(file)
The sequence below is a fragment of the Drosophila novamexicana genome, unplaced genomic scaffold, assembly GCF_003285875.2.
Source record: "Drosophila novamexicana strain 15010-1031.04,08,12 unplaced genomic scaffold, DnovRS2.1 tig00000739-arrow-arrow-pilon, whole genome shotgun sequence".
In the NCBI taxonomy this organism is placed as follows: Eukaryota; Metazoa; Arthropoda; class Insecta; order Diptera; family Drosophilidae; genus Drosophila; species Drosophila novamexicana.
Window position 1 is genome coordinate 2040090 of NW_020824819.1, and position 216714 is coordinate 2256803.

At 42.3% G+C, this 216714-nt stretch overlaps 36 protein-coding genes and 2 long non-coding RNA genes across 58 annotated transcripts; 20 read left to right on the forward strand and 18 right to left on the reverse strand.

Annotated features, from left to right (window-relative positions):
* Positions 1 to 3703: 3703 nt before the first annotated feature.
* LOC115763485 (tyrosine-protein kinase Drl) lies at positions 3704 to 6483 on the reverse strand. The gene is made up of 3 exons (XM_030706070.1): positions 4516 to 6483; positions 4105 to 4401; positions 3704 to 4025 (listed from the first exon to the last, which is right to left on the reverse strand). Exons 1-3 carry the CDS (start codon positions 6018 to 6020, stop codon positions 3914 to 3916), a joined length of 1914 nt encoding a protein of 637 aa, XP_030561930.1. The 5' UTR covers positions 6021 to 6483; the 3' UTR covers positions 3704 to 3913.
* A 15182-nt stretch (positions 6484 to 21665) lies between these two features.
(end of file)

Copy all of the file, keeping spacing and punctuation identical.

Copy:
The sequence below is a fragment of the Drosophila novamexicana genome, unplaced genomic scaffold, assembly GCF_003285875.2.
Source record: "Drosophila novamexicana strain 15010-1031.04,08,12 unplaced genomic scaffold, DnovRS2.1 tig00000739-arrow-arrow-pilon, whole genome shotgun sequence".
In the NCBI taxonomy this organism is placed as follows: Eukaryota; Metazoa; Arthropoda; class Insecta; order Diptera; family Drosophilidae; genus Drosophila; species Drosophila novamexicana.
Window position 1 is genome coordinate 2040090 of NW_020824819.1, and position 216714 is coordinate 2256803.

At 42.3% G+C, this 216714-nt stretch overlaps 36 protein-coding genes and 2 long non-coding RNA genes across 58 annotated transcripts; 20 read left to right on the forward strand and 18 right to left on the reverse strand.

Annotated features, from left to right (window-relative positions):
* Positions 1 to 3703: 3703 nt before the first annotated feature.
* LOC115763485 (tyrosine-protein kinase Drl) lies at positions 3704 to 6483 on the reverse strand. The gene is made up of 3 exons (XM_030706070.1): positions 4516 to 6483; positions 4105 to 4401; positions 3704 to 4025 (listed from the first exon to the last, which is right to left on the reverse strand). Exons 1-3 carry the CDS (start codon positions 6018 to 6020, stop codon positions 3914 to 3916), a joined length of 1914 nt encoding a protein of 637 aa, XP_030561930.1. The 5' UTR covers positions 6021 to 6483; the 3' UTR covers positions 3704 to 3913.
* A 15182-nt stretch (positions 6484 to 21665) lies between these two features.